Committed is Gilbert’s follow-up memoir to her earlier bestseller-cum-cultural phenomenon Eat, Pray, Love. The earlier book concerned Gilbert’s attempt to deal with her decisions (a) to be childfree, and then (b) to dump her husband and later the first love-of-her-life boyfriend. She dealt with these decisions by spending a year traveling to three philosophical meccas – Rome, India, and Bali.
In my review of Eat, Pray, Love I declared, “The book was a joy to read because, as noted by The New York Times Book Review, ‘Gilbert’s prose is fueled by a mix of intelligence, wit, and colloquial exuberance.’” But I also noted the following:
- I didn’t like Liz Gilbert much in the book, with her honesty and insights not enough to outweigh her narcissism, but Julia Roberts as Elizabeth Gilbert is much worse. The two America men who she rejected – husband Stephen and boyfriend David – seem like wonderful guys, while the Brazilian who she ultimately hooks up with seems like the lap-dog foreigner type that she disparages others ex-pats for hooking up with.
Committed concerns Gilbert’s attempt to create a life with the Brazilian, who is a sort of a beach bum 17 years her senior. After living for two years as nomads bouncing between Bali, Brazil, Australia, and Sydney, the couple decided to settle in America. Gilbert’s explanation for their decision:
- Moreover, after all our collective years of travel to far-flung places, it felt good and even revitalizing to be living in America, a country which, for all its flaws, was still interesting to both of us: a fast-moving, multicultural, ever-evolving, maddeningly contradictory, creatively challenging, and fundamentally alive sort of place.
(Although that explanation may be reasonable for the Brazilian, I am offended that an American would decide to live here based on a matrix of our country’s various attributes.)
Because the couple is so simpatico, there really wasn’t anything book-worthy about their story until the U.S. government decided that the Brazilian guy had no right to live in America indefinitely on a 90-day visa and that the only way to get a green card was to marry Gilbert.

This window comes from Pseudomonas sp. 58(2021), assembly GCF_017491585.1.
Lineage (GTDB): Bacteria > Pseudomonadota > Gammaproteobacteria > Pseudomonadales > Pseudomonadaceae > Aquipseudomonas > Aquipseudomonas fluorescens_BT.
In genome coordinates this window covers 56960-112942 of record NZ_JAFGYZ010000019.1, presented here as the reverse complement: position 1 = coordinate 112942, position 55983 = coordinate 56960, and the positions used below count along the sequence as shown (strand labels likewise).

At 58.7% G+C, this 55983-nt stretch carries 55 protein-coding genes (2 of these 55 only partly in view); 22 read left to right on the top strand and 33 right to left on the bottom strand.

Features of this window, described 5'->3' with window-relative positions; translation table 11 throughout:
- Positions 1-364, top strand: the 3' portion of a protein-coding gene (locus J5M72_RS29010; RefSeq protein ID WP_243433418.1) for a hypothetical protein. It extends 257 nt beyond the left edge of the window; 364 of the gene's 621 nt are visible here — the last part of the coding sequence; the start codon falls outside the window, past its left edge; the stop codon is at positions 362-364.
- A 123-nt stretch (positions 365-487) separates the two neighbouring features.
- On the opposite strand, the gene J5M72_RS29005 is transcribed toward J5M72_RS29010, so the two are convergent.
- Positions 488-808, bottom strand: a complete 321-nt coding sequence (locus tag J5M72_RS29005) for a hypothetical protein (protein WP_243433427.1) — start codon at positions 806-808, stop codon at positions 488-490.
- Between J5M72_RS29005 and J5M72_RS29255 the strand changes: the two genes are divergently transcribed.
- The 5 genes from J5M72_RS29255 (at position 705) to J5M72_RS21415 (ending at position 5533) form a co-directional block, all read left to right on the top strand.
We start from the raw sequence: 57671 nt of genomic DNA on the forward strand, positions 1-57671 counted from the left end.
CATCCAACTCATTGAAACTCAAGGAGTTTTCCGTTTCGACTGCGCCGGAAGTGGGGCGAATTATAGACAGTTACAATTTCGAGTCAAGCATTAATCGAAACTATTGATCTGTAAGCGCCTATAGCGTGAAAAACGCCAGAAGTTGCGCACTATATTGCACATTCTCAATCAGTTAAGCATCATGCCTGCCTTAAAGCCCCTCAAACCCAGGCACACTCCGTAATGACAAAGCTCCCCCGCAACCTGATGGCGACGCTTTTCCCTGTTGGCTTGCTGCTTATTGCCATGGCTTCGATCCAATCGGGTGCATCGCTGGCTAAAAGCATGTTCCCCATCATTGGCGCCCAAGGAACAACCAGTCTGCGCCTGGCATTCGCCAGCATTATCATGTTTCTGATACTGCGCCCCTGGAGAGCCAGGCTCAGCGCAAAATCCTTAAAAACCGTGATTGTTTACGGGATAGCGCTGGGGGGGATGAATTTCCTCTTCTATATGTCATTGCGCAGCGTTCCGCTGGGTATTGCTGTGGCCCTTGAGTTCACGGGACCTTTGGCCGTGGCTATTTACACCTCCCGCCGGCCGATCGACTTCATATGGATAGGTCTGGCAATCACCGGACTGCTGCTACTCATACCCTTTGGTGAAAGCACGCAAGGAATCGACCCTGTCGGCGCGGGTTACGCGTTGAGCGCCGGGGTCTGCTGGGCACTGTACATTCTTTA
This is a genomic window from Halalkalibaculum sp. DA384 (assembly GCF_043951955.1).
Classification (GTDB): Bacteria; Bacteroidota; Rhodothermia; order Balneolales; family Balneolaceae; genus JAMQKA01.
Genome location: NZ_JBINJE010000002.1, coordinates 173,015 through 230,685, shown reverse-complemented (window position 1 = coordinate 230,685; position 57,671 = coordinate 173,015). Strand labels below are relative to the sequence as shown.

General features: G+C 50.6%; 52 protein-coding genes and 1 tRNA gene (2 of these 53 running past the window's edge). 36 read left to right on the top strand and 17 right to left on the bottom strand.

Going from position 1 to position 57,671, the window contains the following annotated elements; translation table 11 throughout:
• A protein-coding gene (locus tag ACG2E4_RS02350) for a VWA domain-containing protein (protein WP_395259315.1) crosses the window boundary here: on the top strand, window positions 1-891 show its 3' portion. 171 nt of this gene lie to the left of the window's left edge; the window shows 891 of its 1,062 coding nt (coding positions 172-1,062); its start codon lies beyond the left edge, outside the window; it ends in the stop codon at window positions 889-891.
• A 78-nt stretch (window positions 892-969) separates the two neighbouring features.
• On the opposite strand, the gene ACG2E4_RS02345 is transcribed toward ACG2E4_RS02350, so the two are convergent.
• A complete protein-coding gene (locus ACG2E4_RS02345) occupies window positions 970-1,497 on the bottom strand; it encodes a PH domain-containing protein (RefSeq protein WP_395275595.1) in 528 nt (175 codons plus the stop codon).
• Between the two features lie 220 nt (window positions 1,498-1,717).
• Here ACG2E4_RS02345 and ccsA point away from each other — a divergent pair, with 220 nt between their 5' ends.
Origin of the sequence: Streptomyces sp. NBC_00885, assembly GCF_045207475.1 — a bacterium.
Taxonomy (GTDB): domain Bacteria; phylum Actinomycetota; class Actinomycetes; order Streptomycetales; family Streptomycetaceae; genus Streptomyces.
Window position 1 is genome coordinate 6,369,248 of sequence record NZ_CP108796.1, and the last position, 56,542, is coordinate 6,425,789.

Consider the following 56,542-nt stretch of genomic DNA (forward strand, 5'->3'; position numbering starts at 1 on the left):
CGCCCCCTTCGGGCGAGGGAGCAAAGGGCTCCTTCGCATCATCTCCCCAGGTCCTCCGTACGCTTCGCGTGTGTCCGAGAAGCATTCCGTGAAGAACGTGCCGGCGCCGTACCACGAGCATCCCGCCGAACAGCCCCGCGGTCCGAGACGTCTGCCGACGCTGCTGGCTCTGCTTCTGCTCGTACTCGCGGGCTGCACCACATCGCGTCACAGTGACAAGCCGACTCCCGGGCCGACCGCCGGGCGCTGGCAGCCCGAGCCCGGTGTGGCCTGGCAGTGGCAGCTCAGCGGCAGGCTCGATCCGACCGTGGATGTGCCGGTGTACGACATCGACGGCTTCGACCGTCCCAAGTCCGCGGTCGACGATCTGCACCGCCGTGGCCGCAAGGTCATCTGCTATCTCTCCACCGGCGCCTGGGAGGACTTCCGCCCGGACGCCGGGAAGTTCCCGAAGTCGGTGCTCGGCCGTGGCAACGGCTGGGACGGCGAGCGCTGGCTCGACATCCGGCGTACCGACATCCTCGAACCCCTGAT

So we are supposed to empathize with Gilbert and the Brazilian guy, two people who have been burned badly by marriage, having to jump back into the marital waters. The book’s subtitle, “A Skeptic Makes Peace with Marriage,” confirms that this is really much ado about nothing.
To make matters worse, Gilbert fills most of the book with information gleaned from her readings on Western marriage, which she conducted while waiting overseas for the Brazilian guy to get his green card. Suffice to say that those readings had nothing to do with committed lovers getting married to secure a green card.
As I previously noted, Gilbert is an excellent writer who is perceptive and honest, so the parts of this book (perhaps 20% of it) that describe her relationship with the Brazilian are fascinating – e.g., their pre-nuptial agreements, their handling of problematic issues (housework, sex, finances, and children), and their mutual exchange of acknowledged character flaws. Among Gilbert’s flaws:
- “I think very highly of my own opinion…. I require an amount of devotional attention that would have made Marie Antoinette blush. I have far more enthusiasm in life than I have actual energy…. I am openly prideful, secretly judgmental, and cowardly in conflict and all these things collude at time and turn me into a big fat liar.”
It’s hard not to like someone with that level of honesty and self-deprecation.